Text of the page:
Deepak A. Desphande, PhD
To learn more about Dr. Deshpande’s background and how to contact him, see his profile.
Dr. Desphande’s Laboratory studies intracellular signaling regulating contraction, relaxation and proliferation of airway smooth muscle (ASM) cells with particular emphasis on G protein coupled receptor mediated signaling. Asthma is an inflammatory disease of airways and clinically manifested as severe airflow obstruction. ASM is the principle contractile component of airways, and contraction and relaxation of ASM regulate airway diameter. Any alteration in ASM function results in bronchoconstriction and difficulty in breathing. Therefore, ASM acts as a primary therapeutic target in obstructive airway diseases such as asthma and COPD. Delineating novel receptors and signaling mechanisms that regulate ASM function would provide basis for developing newer and better drugs to treat asthma.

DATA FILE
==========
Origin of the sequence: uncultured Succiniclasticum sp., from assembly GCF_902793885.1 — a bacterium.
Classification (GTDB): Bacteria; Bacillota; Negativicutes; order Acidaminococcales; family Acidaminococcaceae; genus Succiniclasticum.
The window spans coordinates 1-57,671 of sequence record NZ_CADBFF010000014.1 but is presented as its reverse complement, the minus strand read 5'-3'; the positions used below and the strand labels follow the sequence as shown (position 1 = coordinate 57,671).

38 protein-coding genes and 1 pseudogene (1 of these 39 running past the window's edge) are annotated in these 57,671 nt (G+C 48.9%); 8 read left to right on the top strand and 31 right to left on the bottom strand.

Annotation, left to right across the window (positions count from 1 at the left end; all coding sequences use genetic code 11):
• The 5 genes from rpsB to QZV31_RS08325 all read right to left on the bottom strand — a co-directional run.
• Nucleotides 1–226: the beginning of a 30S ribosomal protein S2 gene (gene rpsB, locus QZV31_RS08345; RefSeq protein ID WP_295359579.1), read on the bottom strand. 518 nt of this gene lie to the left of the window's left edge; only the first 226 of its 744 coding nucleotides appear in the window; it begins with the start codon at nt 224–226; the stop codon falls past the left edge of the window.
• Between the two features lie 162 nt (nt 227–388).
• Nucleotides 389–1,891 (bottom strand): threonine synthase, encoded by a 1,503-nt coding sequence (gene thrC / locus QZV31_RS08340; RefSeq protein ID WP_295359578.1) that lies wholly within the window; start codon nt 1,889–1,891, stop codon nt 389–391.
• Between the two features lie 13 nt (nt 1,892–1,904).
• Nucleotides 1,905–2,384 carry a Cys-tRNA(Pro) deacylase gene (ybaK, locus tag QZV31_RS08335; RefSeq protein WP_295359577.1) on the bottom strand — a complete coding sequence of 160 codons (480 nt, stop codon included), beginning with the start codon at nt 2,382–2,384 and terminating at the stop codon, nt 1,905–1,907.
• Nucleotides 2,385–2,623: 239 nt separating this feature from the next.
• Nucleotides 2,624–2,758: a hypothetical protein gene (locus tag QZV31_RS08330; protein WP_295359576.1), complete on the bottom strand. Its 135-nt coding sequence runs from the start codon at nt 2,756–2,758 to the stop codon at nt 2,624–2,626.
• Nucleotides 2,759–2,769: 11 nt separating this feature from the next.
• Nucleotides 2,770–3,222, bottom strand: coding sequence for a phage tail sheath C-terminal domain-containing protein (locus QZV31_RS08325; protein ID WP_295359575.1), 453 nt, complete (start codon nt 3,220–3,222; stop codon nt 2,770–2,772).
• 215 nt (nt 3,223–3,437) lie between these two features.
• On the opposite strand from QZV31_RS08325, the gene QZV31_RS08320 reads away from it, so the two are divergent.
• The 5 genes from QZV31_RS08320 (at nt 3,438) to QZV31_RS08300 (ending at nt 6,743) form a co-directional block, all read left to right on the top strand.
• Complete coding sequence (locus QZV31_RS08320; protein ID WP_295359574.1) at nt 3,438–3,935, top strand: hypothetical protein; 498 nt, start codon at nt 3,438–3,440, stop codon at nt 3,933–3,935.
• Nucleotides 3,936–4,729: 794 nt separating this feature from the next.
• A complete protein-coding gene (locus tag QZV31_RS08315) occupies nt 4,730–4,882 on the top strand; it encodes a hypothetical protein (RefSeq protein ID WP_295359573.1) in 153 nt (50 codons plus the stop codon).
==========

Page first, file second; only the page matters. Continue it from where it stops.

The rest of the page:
Current projects include understanding age-dependent changes in airway smooth muscle function (funded by NIA/NIH) and bitter taste receptor signaling in airway smooth muscle (funded by American Asthma Foundation). Changes in lung functions during aging have been well appreciated; however, the cellular and molecular mechanism underlying age-dependent changes in respiratory functions are not understood. The studies in this project aim at delineating aging effects on ASM functions.
Our previous study demonstrated expression of bitter taste receptors on human ASM cells. Further, stimulation of airways and whole lung in vivo with bitter tastants induces efficacious bronchodilation. Bitter taste receptors can be exploited as novel therapeutic targets in asthma. Current studies are aimed at establishing acute and chronic intracellular signaling by bitter tastants in ASM cells.
Pawan Sharma, Ph.D
Postdoctoral Research Fellow